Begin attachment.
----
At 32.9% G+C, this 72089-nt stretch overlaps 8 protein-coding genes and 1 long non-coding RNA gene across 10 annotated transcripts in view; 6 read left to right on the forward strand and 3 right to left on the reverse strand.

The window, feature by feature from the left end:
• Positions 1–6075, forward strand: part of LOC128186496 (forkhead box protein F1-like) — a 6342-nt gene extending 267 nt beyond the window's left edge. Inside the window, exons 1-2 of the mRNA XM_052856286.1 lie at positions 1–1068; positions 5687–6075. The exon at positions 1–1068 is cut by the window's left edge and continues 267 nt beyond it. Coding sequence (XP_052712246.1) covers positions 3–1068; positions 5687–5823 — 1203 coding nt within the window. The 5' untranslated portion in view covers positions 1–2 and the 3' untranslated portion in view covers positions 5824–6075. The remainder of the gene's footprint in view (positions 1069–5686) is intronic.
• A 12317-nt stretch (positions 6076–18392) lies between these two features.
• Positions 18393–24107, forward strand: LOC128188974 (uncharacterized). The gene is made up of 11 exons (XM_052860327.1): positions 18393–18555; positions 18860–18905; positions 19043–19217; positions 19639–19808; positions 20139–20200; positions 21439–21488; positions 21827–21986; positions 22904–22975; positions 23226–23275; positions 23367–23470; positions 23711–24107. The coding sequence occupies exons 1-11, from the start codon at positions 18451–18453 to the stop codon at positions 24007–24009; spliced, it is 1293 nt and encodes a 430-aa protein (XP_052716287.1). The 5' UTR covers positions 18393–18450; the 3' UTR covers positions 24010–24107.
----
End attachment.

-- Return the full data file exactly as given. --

At 32.9% G+C, this 72089-nt stretch overlaps 8 protein-coding genes and 1 long non-coding RNA gene across 10 annotated transcripts in view; 6 read left to right on the forward strand and 3 right to left on the reverse strand.

The window, feature by feature from the left end:
• Positions 1–6075, forward strand: part of LOC128186496 (forkhead box protein F1-like) — a 6342-nt gene extending 267 nt beyond the window's left edge. Inside the window, exons 1-2 of the mRNA XM_052856286.1 lie at positions 1–1068; positions 5687–6075. The exon at positions 1–1068 is cut by the window's left edge and continues 267 nt beyond it. Coding sequence (XP_052712246.1) covers positions 3–1068; positions 5687–5823 — 1203 coding nt within the window. The 5' untranslated portion in view covers positions 1–2 and the 3' untranslated portion in view covers positions 5824–6075. The remainder of the gene's footprint in view (positions 1069–5686) is intronic.
• A 12317-nt stretch (positions 6076–18392) lies between these two features.
• Positions 18393–24107, forward strand: LOC128188974 (uncharacterized). The gene is made up of 11 exons (XM_052860327.1): positions 18393–18555; positions 18860–18905; positions 19043–19217; positions 19639–19808; positions 20139–20200; positions 21439–21488; positions 21827–21986; positions 22904–22975; positions 23226–23275; positions 23367–23470; positions 23711–24107. The coding sequence occupies exons 1-11, from the start codon at positions 18451–18453 to the stop codon at positions 24007–24009; spliced, it is 1293 nt and encodes a 430-aa protein (XP_052716287.1). The 5' UTR covers positions 18393–18450; the 3' UTR covers positions 24010–24107.